The response has been overwhelming. A very special project that we hoped would express our gratitude for the sacrifices of our servicemen and women has more than filled our expectations and has mushroomed into something that touches the hearts of everyone.
In the fall of 2006, Yellow Rose began offering the project to all Embroiderers’ Guild of America chapters. In November 2006, the project was offered to chapters of the American Needlepoint Guild. The goal was to have needlework chapters stitching for military units across the United States. ... For more information or to participate, please contact Yellow Rose.
Cantigny was the estate of Robert R. McCormick, editor and publisher of the Chicago Tribune. It includes his home and estates. There are two musems, on about McCormick and one focusing on WWI and the First Divison (with a tank "garden"), which we did not look at this trip. We needed to be outside.
This is the view from our lunch table--this is the starting edge of the gardens.
There are a number of gardens to stroll through, including a inspiring "idea garden." I was astounded to see the rose garden still in bloom. The photo at the top of this posting is a distance shot of the rock garden.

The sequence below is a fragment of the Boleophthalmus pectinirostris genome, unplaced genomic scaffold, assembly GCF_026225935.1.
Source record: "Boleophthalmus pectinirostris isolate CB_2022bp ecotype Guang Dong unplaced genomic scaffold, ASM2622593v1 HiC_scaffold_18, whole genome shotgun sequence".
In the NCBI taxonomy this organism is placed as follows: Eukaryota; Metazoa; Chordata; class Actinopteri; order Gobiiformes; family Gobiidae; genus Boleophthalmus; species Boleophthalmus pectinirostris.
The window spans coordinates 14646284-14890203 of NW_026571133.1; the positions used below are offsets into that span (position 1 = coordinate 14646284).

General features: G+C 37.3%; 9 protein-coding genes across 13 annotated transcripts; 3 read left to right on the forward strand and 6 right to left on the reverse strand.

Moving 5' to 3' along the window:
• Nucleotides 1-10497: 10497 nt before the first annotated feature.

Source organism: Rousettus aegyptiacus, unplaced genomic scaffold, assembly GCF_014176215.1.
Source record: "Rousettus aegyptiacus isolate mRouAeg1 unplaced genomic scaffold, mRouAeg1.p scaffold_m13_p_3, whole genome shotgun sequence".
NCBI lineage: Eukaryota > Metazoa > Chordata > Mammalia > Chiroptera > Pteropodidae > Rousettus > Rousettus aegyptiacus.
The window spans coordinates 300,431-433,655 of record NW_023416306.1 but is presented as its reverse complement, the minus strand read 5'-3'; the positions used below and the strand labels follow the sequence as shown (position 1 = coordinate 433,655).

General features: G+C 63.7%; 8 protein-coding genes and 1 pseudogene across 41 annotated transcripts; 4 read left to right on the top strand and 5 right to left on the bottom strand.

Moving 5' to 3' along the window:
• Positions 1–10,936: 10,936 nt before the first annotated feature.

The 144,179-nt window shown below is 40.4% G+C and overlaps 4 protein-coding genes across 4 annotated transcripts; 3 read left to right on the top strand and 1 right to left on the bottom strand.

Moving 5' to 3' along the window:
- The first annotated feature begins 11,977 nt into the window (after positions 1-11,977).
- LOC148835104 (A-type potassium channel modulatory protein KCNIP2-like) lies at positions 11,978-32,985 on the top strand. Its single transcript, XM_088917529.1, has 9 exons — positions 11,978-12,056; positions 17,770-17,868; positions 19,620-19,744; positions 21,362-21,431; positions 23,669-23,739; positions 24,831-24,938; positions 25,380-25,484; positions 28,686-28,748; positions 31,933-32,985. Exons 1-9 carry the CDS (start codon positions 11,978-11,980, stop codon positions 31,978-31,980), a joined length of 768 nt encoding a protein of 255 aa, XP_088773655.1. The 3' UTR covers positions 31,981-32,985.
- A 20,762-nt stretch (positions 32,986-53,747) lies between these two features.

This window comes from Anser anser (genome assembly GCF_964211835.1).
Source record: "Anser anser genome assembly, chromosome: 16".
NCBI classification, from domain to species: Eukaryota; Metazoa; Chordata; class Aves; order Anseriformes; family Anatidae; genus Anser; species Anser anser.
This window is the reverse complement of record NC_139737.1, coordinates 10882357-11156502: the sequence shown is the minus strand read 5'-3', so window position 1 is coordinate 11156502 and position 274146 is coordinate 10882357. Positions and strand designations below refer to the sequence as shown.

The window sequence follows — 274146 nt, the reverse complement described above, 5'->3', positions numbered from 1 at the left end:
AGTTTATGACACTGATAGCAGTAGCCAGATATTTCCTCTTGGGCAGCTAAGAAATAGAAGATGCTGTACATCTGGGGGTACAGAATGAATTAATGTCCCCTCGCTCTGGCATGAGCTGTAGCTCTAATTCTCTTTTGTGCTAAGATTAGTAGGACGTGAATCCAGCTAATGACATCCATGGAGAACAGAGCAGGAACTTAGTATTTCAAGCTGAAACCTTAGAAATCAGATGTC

I took several photos. I've decided to space them out and share them over the next week. It was so nice to see all of the blooming plants and colors. I know this lovely weather can't hold out forever and the trees here are already loosing their leaves. (I hope it does a bit longer--my bruised toe is much happier in open sandals than in shoes. It rarely hurts but I'm generally aware of it and it bleeds a bit in shoes.)
Wednesday, October 13, 2010
It was really fun and I got a tad obsessive about seeing what how the next row looked. I also found it very hard on both of my hands and I ached.
But I already want to redo this using the things I've learned. She said you could use shredded paper for the center of the mari. I have lots of shredded paper....
Tuesday, October 12, 2010
Back when I felted the little "nuts" for the acorn necklaces, I also felted this big nut (it's about an inch-and-a-half to two inches long). I had a plan but then I couldn't find the bright blue wool remnant I knew was right there. I found it in my cleaning Saturday morning, stopped cleaning and sat down and made the detached buttonhole cap. It was nice but a bit dull, so Sunday morning I added the overlay in finer wool (a remnant from the shrug my s-i-l made me for my birthday). Also detached buttonhole. I have no idea what it is. An ornament, I guess.I realized I may not get to my Homewood Guild meeting in November due to a trip coming up. Each year we put on a display at the Irwin Center in Homewood and each member is obligated to contribute. I brought my pieces early to turn in so I wouldn't forget. I needed three ornaments. The two below were nearly done so I got them finished.I finished sewing the backing onto the ornament below just about ten minutes before leaving for the meeting.